If you don’t have a combination boiler …
Then you can still have the boiler temperature for the radiators at 55 degrees or lower, but it’s too complicated to explain in a blog as it varies from manufacturer to manufacturer. Google the manual for your boiler make and model.
If you have a hot water cylinder or heat store, then you must ensure that the stored hot water is not at risk of legionella bacteria. Normally this means making sure the temperature is raised to 60 degrees periodically to kill off the bacteria. Do not take risks with a hot water cylinder temperature – consult the boiler manual.
If your home is heated by a different type of heating system, e,g, electric radiators or storage heaters, then the same principle applies, that a steady background heat is preferable, although this might be harder to achieve with storage heaters.
Getting your building “heat pump ready”
If you are considering having a heat pump, then it is essential that you run the heat pump at lower temperatures of 55 degrees or lower. Practising running your existing boiler at lower temperatures is one of the most important thing you can do to make your home or business heat pump ready.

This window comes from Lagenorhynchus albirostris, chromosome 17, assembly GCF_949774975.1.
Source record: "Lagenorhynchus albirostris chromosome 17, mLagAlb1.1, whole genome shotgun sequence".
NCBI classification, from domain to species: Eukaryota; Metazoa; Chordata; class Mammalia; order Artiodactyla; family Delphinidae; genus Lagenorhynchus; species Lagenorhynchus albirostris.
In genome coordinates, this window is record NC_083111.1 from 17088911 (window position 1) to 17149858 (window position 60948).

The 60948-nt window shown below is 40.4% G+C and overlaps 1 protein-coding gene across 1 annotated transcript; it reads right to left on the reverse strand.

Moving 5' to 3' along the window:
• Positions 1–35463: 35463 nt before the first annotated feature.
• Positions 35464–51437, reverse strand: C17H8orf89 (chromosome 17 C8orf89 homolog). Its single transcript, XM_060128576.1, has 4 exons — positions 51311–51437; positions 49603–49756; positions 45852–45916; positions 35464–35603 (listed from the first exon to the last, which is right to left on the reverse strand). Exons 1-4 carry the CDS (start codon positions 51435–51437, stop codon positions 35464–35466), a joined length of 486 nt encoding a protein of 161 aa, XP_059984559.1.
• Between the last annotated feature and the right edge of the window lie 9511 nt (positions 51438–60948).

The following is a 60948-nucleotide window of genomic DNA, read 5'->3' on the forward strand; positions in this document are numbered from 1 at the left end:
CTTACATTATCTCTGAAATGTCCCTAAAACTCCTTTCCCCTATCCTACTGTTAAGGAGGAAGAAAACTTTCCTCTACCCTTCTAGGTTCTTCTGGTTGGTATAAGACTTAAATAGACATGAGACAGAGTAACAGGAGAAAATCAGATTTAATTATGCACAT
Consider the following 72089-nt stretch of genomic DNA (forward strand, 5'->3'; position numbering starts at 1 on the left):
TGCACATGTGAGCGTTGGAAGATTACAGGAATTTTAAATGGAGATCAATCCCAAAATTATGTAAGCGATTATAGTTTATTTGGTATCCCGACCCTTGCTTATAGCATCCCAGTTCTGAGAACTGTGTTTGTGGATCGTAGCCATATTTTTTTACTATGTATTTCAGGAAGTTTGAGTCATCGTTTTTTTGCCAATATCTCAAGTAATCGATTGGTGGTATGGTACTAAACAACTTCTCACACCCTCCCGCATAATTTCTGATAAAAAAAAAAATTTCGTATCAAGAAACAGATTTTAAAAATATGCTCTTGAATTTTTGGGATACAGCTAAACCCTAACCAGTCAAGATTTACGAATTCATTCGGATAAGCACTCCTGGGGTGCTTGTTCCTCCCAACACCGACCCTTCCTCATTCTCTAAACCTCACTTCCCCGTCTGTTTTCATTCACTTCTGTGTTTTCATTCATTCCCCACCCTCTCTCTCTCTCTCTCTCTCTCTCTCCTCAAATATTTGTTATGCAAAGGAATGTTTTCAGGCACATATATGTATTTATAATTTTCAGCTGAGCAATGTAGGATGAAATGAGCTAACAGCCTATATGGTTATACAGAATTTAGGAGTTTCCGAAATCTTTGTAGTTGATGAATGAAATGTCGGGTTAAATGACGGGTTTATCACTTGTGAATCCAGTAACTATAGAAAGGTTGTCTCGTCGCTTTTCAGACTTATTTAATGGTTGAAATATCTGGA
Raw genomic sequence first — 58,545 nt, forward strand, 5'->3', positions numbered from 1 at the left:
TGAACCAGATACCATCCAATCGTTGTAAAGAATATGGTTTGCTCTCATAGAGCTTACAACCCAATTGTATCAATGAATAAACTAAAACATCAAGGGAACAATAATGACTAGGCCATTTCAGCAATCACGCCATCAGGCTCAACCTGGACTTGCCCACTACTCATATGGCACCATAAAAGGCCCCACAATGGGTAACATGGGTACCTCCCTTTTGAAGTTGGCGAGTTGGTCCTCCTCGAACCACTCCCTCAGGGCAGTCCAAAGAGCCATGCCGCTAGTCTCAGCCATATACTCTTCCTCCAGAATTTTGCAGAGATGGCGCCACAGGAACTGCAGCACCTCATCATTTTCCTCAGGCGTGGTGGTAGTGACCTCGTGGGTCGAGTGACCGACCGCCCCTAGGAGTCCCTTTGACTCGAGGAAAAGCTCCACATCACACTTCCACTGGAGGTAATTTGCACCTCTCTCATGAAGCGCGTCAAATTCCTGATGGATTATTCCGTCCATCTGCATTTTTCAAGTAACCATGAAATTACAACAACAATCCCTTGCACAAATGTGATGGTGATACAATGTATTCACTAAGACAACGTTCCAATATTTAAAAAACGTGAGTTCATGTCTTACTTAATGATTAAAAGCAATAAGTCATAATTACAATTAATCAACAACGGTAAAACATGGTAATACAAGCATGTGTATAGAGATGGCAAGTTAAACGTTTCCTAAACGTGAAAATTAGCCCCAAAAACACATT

Let’s make you energy confident
If you sign up to one of my energy advice packages, I will help you get energy confident so you know you are doing the right things to reduce the environmental impact of your home, business or non-profit.
I am the West Midlands’ leading expert in:
procurement of energy saving products
My customers include householders, landlords, public bodies, small businesses, charities and coops.
Phil is truly an expert in his field. I can understand why most people around the West Midlands choose to go to Phil for energy-saving consultancy. Phil has a thorough understanding of energy conservation and sustainable living. Would highly recommend. Nathalie Rush, MD, Six Star Insulation.